After turning on the PacketShaper’s rate control feature, my network efficiency immediately jumped to between 95 and 99 percent, and the connection felt a bit more sprightly.
The next step was to let the PacketShaper run for a while and see what more it could determine about my Internet traffic. We queued up some messages for TidBITS Talk and went to dinner. By the time we came back, the PacketShaper had detected a number of different types of Internet traffic – SMTP, HTTP, FTP, POP, Timbuktu Pro, and so on – based on ports used and peeking into packet headers. It can detect most common types of Internet traffic automatically, and you can manually identify types it doesn’t know about. It had also tracked every packet in and out and graphed the results so we could slice and dice the data in numerous ways. A look at an area graph of the most common protocols showed that outgoing SMTP – all those TidBITS Talk messages and TidBITS translation issues – was indeed the culprit in my network woes. Less-expensive versions of the PacketShaper are limited to monitoring traffic and displaying the results; they can be useful in diagnostic situations, but in this case, I wanted to solve my problem as well and that called for the PacketShaper’s "shaping" capabilities – partitions and policies (monitoring-only PacketShapers can be upgraded to add shaping capabilities later).
Return for a moment to the freeway analogy. You can think of a partition as a separate carpool lane that’s restricted to cars with three or more occupants. The PacketShaper can create a partition based on a variety of criteria – destination of traffic, source of traffic, type of traffic, and so on – and permanently carve out some amount of bandwidth for that traffic, just like a carpool is permanently carved out of a freeway (though the PacketShaper doesn’t allow cheating). I could have, for instance, set up a partition that permanently carved 10 Kbps out of my 56 Kbps connection for outgoing SMTP. That would have been silly, though, since there are plenty of times when nothing else needed the remaining bandwidth, so there was no reason not to give the full 56 Kbps to outgoing SMTP. Partitions are most useful for services like voice that require only a certain amount of bandwidth or for situations where a Web hosting firm might want to limit the amount of bandwidth available to individual clients.
Instead of carving out a lane on the freeway, a policy simply changes the priority of different types of traffic, much like a police car or fire engine does by turning on its siren and lights. Since all the normal cars pull over, the emergency vehicle doesn’t have to contend with congestion and can travel more quickly. So in the PacketShaper, we gave sirens to incoming HTTP (Web pages I was viewing) or incoming FTP (files I was downloading) so they had a higher priority than outgoing SMTP (TidBITS Talk messages or translations that were being sent). The amount of fast computation that this entails is mind-boggling, which is part of the reason why the PacketShaper is a dedicated box rather than a piece of software that could be distracted by something else happening in the operating system.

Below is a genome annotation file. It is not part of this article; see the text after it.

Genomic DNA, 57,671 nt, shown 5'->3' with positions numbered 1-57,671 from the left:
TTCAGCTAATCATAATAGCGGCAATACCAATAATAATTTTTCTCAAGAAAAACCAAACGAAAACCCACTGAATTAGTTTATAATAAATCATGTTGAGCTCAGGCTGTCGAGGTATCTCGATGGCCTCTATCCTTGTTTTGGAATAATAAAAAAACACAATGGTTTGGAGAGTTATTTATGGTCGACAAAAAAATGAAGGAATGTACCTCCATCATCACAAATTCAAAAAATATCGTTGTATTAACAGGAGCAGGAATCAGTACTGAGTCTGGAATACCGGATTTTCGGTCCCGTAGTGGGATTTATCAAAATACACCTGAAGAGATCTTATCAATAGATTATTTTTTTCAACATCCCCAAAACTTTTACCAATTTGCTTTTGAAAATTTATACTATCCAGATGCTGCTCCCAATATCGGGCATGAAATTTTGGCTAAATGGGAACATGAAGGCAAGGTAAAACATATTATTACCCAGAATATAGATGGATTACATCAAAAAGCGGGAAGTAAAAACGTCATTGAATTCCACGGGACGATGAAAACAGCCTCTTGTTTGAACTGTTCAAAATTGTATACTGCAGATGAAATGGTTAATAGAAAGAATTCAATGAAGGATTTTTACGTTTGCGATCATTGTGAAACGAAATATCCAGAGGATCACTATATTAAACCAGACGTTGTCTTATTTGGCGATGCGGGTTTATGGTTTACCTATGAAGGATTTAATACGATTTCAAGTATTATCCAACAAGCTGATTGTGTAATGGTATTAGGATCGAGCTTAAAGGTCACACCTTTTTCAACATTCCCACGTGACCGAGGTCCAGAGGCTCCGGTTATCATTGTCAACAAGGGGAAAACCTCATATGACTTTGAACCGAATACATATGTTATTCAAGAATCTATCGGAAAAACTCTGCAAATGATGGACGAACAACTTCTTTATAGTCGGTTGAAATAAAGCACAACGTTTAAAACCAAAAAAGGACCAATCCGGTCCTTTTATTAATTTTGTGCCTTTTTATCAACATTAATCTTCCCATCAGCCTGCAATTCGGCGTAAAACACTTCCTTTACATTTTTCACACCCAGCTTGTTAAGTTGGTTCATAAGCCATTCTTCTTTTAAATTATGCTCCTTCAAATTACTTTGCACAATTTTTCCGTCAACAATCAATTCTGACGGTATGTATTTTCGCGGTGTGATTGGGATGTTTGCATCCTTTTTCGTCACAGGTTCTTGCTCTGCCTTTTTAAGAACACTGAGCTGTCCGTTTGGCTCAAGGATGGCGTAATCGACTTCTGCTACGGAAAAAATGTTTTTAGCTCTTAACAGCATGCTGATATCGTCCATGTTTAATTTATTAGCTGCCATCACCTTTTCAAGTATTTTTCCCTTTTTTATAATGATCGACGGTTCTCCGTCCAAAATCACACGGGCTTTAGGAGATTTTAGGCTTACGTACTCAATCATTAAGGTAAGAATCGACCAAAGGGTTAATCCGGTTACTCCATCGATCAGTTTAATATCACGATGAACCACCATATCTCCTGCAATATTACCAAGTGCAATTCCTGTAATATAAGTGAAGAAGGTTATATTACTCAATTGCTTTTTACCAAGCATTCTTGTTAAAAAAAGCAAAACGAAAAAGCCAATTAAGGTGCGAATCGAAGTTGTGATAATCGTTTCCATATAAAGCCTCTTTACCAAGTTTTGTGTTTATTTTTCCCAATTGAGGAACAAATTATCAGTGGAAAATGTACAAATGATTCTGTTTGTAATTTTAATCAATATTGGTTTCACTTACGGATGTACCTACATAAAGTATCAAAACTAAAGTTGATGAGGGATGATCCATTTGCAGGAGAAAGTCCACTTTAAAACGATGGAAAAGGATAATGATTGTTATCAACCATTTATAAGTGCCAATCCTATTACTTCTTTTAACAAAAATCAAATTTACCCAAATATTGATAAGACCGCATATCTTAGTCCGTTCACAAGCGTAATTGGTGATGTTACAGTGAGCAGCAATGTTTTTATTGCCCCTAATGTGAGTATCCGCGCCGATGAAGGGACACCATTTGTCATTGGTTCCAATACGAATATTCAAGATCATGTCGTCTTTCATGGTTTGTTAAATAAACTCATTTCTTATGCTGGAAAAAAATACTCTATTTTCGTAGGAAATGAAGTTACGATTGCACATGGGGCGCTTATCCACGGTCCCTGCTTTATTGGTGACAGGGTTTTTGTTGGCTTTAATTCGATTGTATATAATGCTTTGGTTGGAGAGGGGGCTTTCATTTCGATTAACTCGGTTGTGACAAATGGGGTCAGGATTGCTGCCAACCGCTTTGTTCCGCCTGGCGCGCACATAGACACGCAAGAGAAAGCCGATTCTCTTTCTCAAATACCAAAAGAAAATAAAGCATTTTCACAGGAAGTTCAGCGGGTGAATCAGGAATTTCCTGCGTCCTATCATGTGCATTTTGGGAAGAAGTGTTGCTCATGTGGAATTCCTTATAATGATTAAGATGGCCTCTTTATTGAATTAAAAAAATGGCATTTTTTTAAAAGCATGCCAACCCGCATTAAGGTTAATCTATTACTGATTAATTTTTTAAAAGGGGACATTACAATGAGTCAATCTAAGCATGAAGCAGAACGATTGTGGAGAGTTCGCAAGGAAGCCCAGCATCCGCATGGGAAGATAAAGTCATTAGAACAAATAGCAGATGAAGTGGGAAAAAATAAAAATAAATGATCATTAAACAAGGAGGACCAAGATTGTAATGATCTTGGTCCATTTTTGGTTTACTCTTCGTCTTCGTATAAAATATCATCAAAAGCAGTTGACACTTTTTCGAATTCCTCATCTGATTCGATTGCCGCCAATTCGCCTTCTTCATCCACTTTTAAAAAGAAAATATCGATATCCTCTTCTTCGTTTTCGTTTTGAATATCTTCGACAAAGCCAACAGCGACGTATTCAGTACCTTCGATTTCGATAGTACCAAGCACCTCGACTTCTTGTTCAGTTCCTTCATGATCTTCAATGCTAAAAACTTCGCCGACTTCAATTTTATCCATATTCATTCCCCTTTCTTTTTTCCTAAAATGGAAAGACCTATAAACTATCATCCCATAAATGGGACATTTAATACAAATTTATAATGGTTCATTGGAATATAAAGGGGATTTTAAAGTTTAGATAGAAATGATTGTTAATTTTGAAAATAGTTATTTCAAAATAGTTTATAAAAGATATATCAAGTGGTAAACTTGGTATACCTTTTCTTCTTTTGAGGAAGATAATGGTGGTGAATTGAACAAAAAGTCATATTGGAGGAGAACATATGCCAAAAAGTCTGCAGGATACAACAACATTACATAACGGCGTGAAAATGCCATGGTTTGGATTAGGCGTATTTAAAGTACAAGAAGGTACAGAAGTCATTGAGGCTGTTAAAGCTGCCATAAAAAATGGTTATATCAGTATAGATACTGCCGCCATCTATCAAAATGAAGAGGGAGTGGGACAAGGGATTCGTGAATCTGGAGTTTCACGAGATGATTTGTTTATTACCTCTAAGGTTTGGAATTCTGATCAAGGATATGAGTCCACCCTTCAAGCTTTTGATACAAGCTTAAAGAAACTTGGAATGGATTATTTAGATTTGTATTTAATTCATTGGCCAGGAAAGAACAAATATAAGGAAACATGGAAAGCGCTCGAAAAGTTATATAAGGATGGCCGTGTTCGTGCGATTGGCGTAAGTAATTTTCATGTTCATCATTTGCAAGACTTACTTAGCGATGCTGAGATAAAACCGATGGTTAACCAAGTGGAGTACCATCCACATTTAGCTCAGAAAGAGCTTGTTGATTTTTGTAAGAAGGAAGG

With this simple policy in place, my Internet performance troubles simply disappeared. The PacketShaper silently watched all the traffic, and as long as I didn’t need to use the connection for some other reason, it allowed outgoing SMTP to take as much bandwidth as it wanted. As soon as I requested a Web page or started a download, though, the PacketShaper throttled outgoing SMTP traffic back to make sure the HTTP and FTP packets arrived at my Mac as fast as possible. Since outgoing SMTP isn’t an interactive service where a person would notice the slowdown, the only liability is that outgoing messages were delivered a bit more slowly.
Rush Hour — As much as I was grateful that the PacketShaper solved my problem, I couldn’t pretend that I was in any way stressing the PacketShaper’s capabilities. That opportunity came when Geoff’s broadband connection went dark and five servers migrated to my house. Suddenly, the PacketShaper had a lot more types and quantity of traffic to squeeze through a too-small connection.
Most important was outgoing HTTP, of course, since we wanted people doing searches in the TidBITS article database and browsing the TidBITS Talk archive to have the best possible performance. We also increased the priority for outgoing POP3, to make it easier for Geoff to pick up his mail via a 19.2 Kbps modem connection. And over the next week, I twiddled policy settings for other services like Timbuktu Pro, FileMaker, and others to which we needed occasional access at high speed, but which seldom accounted for much traffic.
I also set up some custom reports that showed me graphs of what sort of traffic was being sent and received, and I took to refreshing those constantly to make sure the connection was holding up. It was astonishing. It went from a spiky usage pattern that corresponded to LetterRip Pro sending messages or me downloading big files to one where the network usage was pegged at the maximum 56 Kbps without any respite at all. Unfortunately, I was too busy at the time to think about saving the graphs for this article, so the best ones I could find came after we moved the servers back to Geoff’s reactivated ISDN connection.